"Did Cyrus say what's happened?" Joe asked. A stout man in his early sixties with bushy white hair and a normally pleasant, ruddy face, today he glared at the young man as though it were his fault Joe's dinner would get cold.
"He says there's been murder done." Charlie whispered the words as though he were frightened to utter them.
In an instant, I recalled the reason why. His mother had worked for Mrs. Wingate as a house keeper for years. He would have practically grown up in the Wingate house hold. In fact, the one time I had met the elderly Mrs. Wingate, she had come by the village offices to vouch for Charlie's character and recommend him for the secretarial job he now held.
"Who's been murdered?" Joe's voice thundered more loudly than he must have intended.
"The doctor said it was a young lady. A visiting relative. But he gave no details." Charlie's face blanched. For a moment, I worried he might faint.
"He told you nothing more because your mother is fine. Not to worry." I patted his shoulder and tried to smile reassuringly. I knew Charlie was eighteen already, but right now, he seemed little more than a boy. "And not a word to anyone, okay? Not yet."
He nodded in agreement as I grabbed my coat and worn leather satchel. Joe and I then sprinted to the corner of Main and Broadway, where we hailed one of the waiting calashes that hovered near the trolley stop. It was not far to the Wingate house. However, it was situated at the top of a steep hill—and we were in a hurry.
Once we were seated, I glanced over at Joe, the "chief" of our two-man force. Tight lines framed his mouth as he drew his oversized black wool coat closer to him in a futile attempt to ward off the icy gusts of wind from the Hudson River that buffeted the carriage.
"When did you last see a murder case in Dobson?" I asked. My voice was quiet so the driver would not hear.
"Why? You're worried I'm not up to it?" He bristled and gave me a withering look that I did not take personally. My hiring five months ago had been the mayor's doing, part of his plan to modernize Dobson's police resources by adding a younger man with newer methods. I was thirty years old and a seasoned veteran of the New York City Police Department's Bureau of Detectives, specifically the Seventh Precinct. But Joe had been Dobson's sole police officer ever since the police department was first created. After twenty-seven years on his own, he did not welcome the addition of a new partner, believing I was the replacement who would force him into retirement. His dark suspicions often strained our relationship.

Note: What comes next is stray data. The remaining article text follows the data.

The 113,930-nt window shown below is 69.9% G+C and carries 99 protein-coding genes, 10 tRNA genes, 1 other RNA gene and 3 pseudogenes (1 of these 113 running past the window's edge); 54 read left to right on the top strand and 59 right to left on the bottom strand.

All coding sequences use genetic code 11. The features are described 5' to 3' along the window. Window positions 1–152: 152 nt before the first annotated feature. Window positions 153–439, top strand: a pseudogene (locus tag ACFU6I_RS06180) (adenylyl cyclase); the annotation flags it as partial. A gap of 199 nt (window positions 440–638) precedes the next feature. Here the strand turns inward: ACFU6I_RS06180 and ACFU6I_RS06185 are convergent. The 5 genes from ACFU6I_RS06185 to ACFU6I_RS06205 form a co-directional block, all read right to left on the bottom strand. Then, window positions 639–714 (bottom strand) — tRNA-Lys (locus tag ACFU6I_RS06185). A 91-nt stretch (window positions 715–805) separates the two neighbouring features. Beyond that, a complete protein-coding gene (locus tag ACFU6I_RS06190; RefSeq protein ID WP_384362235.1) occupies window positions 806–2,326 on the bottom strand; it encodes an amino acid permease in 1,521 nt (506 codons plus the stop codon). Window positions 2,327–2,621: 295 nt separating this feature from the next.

It was several minutes before he spoke again, and when he did, his answer was grudging.
"In the winter of '93, a farmer was shot dead," he said. "We never solved it." He shrugged. "But we also had no more trouble of that sort. Always figured the culprit was someone from the man's past with a personal score to settle."
Then he looked at me sharply. "I'm sure you've seen your share of murder cases in the city. But maybe I should ask if you're sure you're up to it? You look a bit out of sorts."
I searched Joe's expression, looking for some indication that he knew more of my recent past than I had thought. But there was no sign. His question had reflected his own concerns; he had not expected it to hit a particular mark.
I swallowed hard before I said, "I'm fine," with more confidence than I actually felt. I had a weak stomach, especially for certain kinds of cases, and I feared this would prove to be one of them.
What Joe did not know was that I had come here this past May in search of a quieter existence with fewer reminders of Hannah, a victim of last year's